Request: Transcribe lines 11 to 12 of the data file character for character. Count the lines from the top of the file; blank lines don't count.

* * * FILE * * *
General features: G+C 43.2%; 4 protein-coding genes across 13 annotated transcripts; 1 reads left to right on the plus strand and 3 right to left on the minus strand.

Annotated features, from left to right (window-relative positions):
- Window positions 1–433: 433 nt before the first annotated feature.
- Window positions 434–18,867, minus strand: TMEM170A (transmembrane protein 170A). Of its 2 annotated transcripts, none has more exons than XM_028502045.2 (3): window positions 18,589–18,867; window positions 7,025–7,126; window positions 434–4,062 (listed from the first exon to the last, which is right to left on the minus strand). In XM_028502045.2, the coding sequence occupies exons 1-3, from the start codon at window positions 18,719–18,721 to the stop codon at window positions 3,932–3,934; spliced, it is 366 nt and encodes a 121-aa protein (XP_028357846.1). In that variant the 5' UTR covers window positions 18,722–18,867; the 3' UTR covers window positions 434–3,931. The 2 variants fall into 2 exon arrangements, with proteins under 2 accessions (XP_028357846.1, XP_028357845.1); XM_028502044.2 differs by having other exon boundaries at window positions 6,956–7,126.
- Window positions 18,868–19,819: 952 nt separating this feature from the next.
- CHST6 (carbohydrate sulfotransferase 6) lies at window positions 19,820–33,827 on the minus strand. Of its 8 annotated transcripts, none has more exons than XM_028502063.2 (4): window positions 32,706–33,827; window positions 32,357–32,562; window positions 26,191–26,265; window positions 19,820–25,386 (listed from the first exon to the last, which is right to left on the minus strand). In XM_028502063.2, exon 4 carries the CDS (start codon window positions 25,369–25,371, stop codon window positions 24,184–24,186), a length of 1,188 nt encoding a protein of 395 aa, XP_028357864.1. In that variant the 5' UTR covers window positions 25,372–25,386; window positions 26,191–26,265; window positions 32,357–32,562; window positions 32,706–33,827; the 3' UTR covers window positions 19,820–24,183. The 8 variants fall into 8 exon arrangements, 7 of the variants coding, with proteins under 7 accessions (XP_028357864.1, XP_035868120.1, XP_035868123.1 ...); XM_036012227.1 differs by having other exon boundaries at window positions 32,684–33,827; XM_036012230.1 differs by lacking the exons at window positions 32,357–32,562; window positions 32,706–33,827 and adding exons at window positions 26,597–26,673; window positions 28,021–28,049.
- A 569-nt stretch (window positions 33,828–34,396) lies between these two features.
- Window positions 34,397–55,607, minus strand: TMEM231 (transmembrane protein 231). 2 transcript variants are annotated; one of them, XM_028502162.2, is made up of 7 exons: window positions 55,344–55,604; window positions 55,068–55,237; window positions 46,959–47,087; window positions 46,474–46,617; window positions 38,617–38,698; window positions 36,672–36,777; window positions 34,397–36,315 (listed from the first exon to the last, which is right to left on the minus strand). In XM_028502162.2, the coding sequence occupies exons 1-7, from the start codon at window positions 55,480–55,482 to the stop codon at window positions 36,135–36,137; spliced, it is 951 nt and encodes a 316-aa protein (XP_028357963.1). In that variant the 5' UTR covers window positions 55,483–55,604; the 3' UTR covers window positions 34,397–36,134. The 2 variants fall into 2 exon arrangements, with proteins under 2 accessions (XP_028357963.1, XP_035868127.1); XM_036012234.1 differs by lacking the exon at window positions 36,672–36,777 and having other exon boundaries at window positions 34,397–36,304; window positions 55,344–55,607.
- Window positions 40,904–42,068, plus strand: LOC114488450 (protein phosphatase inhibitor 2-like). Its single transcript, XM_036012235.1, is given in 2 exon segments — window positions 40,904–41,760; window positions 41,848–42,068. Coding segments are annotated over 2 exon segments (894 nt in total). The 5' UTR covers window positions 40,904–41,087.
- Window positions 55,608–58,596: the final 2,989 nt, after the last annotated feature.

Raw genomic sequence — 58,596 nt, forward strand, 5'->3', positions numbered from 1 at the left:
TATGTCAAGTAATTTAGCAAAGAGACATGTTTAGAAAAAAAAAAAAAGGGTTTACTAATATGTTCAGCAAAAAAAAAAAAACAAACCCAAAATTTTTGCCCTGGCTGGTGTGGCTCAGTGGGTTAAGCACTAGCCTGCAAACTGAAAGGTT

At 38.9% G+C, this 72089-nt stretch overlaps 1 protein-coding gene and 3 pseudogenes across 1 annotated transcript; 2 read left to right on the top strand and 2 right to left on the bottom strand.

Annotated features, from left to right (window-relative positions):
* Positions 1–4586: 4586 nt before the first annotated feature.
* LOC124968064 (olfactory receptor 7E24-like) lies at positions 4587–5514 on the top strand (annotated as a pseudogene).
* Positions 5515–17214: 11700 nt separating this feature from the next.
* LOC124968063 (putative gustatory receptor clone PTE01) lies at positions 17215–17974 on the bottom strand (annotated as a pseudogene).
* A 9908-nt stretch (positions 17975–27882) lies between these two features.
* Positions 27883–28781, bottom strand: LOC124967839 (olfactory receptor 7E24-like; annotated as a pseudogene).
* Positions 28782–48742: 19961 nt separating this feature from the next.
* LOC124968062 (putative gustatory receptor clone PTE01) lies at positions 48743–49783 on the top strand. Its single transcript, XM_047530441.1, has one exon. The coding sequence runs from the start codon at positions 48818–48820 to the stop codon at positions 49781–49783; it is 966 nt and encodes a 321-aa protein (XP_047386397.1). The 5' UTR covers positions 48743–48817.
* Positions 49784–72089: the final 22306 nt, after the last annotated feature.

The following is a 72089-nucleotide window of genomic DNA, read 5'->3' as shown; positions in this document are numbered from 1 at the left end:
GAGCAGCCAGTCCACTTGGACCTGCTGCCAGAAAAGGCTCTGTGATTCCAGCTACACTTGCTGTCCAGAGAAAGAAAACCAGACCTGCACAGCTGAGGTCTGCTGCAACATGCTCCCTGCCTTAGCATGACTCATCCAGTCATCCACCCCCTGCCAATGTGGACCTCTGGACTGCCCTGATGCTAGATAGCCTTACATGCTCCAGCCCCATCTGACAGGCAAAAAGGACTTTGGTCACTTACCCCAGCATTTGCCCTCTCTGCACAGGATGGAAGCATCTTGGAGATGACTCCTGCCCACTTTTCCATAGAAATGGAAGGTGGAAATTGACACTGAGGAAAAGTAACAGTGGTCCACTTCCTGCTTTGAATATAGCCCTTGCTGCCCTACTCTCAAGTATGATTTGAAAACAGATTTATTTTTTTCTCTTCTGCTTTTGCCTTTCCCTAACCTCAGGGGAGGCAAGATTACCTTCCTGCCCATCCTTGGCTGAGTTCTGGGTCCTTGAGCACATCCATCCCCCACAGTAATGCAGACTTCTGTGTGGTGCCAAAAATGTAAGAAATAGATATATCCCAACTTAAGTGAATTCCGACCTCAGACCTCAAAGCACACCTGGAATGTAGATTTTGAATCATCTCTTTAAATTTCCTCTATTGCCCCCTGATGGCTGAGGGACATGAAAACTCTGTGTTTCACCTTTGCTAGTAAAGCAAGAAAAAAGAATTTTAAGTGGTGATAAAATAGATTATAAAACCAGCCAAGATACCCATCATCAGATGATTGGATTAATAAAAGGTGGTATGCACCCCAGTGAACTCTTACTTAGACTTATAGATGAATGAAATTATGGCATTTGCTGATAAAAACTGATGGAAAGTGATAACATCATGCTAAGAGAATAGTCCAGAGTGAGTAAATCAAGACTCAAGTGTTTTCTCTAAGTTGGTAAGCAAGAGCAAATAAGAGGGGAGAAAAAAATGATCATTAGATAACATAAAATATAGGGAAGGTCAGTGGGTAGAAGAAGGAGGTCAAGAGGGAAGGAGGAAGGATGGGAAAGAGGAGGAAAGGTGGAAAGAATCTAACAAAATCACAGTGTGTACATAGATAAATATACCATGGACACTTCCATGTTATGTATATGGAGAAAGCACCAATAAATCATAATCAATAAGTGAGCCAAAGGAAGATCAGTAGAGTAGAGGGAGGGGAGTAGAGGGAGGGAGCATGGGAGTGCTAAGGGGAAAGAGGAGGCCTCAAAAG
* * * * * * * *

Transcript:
Raw genomic sequence — 58,596 nt, forward strand, 5'->3', positions numbered from 1 at the left:
TATGTCAAGTAATTTAGCAAAGAGACATGTTTAGAAAAAAAAAAAAAGGGTTTACTAATATGTTCAGCAAAAAAAAAAAAACAAACCCAAAATTTTTGCCCTGGCTGGTGTGGCTCAGTGGGTTAAGCACTAGCCTGCAAACTGAAAGGTT